Number two, unilateral effects formally doesn’t depend on any kind of market definition or any measure of concentration. In fact, the measures are purely econometric, looking at responses to cost changes or price changes. So, the majority position among economists at both agencies (and generally) is: You don’t need to define a relevant market in order to do unilateral effects. Now, as a practical matter, the agencies get stuck between that technical position and the Brown Shoe requirements that section of the country and line of commerce require a product market and a geographic market definition. But a lot of the reports say, clear, we’re defining a market because the law says we have to. But we really don’t need to. And I think one of the prices we’re going to pay for a revisiting of… I suspect nobody in this group wants to abolish the law of unilateral effects. But it is important to realize that they really are not concerned about concentration. They are concerned about substitution rates between best place and second-best place competitors. Whether few or many. And the reason the system works well is because of its focus on substitution and prices.
Terrell McSweeny: I think it’s worth noting that that’s true when we’re thinking about horizontal mergers in particular. But one of the other big changes in these guidelines is really, for the first time, trying to eliminate some of the distinction in enforcement and approach between vertical and horizontal mergers, at least from the agency’s perspective, and a new skepticism of vertical mergers in particular.
So I did want to turn to that topic, if we could, because I think it’s a really interesting issue in these guidelines. One of my threshold questions for the panel, and we’ll start with you, Eleanor, is: What do you make of the change, especially, that it’s the first time that there’s this presumption around certain vertical mergers in these guidelines? And historically, are the efficiencies of vertical mergers overvalued? Are the agencies right to be bringing together horizontal and vertical merger enforcement guidelines into one place, as they are here?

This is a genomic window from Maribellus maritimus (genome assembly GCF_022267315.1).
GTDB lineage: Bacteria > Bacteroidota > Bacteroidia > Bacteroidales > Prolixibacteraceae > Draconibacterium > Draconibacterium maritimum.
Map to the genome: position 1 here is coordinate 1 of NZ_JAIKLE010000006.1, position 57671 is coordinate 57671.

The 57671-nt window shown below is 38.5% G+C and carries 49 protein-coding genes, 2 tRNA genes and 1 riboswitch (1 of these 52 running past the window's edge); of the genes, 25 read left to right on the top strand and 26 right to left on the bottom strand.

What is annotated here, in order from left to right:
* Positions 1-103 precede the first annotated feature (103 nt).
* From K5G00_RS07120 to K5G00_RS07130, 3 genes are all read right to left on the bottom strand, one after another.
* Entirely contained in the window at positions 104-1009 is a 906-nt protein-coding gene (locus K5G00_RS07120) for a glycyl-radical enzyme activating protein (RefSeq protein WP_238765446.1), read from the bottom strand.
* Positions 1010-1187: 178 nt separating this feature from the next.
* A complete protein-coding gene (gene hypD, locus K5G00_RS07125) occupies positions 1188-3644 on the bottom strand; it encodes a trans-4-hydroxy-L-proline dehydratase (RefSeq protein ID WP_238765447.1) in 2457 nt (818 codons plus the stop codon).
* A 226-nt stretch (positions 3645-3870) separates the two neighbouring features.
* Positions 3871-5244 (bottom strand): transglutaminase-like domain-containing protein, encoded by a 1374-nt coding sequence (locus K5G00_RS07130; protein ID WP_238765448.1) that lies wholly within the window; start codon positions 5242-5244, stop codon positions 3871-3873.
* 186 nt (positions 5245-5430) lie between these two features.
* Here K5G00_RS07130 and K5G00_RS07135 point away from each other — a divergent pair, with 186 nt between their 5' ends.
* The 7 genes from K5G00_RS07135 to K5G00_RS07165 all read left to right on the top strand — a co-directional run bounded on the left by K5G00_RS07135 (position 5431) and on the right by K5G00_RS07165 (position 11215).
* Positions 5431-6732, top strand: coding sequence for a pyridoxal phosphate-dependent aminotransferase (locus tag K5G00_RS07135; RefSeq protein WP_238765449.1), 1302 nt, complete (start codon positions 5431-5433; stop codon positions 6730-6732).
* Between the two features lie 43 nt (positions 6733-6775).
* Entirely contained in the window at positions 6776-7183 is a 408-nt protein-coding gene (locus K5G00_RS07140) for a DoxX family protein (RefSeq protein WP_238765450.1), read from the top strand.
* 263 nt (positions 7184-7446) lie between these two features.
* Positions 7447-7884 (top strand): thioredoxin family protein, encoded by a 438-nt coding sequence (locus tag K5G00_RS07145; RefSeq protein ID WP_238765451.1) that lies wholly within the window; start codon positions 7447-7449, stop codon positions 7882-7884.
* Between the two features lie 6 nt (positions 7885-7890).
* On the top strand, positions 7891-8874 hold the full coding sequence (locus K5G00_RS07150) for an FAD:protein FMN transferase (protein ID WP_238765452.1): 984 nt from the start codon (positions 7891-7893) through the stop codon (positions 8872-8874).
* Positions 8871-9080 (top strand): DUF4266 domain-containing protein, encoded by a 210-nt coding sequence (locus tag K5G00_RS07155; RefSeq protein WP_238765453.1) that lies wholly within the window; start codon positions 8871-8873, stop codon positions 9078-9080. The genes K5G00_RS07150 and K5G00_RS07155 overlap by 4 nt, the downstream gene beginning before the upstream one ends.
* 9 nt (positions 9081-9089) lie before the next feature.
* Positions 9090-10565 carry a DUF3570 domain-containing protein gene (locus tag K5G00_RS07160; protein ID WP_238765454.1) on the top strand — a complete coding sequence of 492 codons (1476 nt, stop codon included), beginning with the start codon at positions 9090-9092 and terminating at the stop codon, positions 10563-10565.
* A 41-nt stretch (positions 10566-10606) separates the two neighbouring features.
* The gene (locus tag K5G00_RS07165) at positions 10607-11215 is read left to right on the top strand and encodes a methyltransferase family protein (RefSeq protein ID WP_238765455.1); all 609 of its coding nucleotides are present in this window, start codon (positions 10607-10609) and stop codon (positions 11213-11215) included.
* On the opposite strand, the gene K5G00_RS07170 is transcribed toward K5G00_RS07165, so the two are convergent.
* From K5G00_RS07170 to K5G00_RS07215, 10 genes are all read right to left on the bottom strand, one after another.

Eleanor Fox: Could I first make one statement reflecting on Herb and then address your question? So, the one statement, it’s about unilateral effects, and that the thing we’re really concerned about is diversion rates and substitution rates. I would say this, and it fits with what Eric said before. The thing we’re really concerned about is: Here are two head-on competitors, and we’re losing a dynamic of competition between them. There is a quality of that dynamic of competition. They want to get rid of it because it’s too much of a thorn in the side. And the only thing that we had to measure it are diversion rates. It relates to price, but there’s something about quality that is lost when two very close competitors merge.
Coming to your question about horizontal, vertical, and then sometimes to conglomerate, the agencies do want to lessen the boundaries, and mention that there are a number of cases in which there may be horizontal and vertical effects in the same merger. For efficiencies, as you just said, Terrell, there’s no particular weight given to what used to be (at least in prior guidelines was) a presumption: Vertical mergers are efficient. This presumption was partly that vertical mergers eliminate double marginalization, and, number one, therefore they’re efficient, we presume they’re efficient. I think that that is a wrong assumption that they were efficient. And here I would rely on Steve Salop’s work, which I think is really good on point. One of the things he says is, there are very narrow circumstances in which elimination of double marginalization actually helps consumers, and it has to be passed on to help consumers. And there are very few cases in which it will be passed on.
I think this actually is one of the big points of what agencies are trying to do in the guidelines. They want to get rid of that upfront presumption. Also, I would say this on horizontal. Prior guidelines, recently prior guidelines say (I’m exaggerating), “We love mergers because they’re generally good for society and consumers. They do a whole lot for society and consumers.” When in fact the agencies have said, the heads of agencies and other fora have said, “Look at all the data that has been coming out about the harms of mergers, and how a huge percentage of mergers are inefficient. A huge percent fail. The claimed efficiencies don’t very often pan out.” So the agencies are trying to get rid of those efficiency presumptions for both horizontal and vertical, and they allow efficiencies to come in on what they call a rebuttal. Of course we know, in both the prior guidelines and these guidelines, there’s a very limited space in which agency’s proof of efficiencies can actually come in as cognizable efficiencies, and then they must improve competition. And now these merger guidelines on efficiencies make it clear, too, there must be a pass-on of the efficiencies for them even to be counted.
I think that it’s generally a good move that the efficiencies of yore have been discounted, and that the agencies would like to proceed with making out a prima facie case without tipping into the efficiencies. And letting them come out, of course, when the merging parties say, “I have efficiencies and they’re good for consumers.”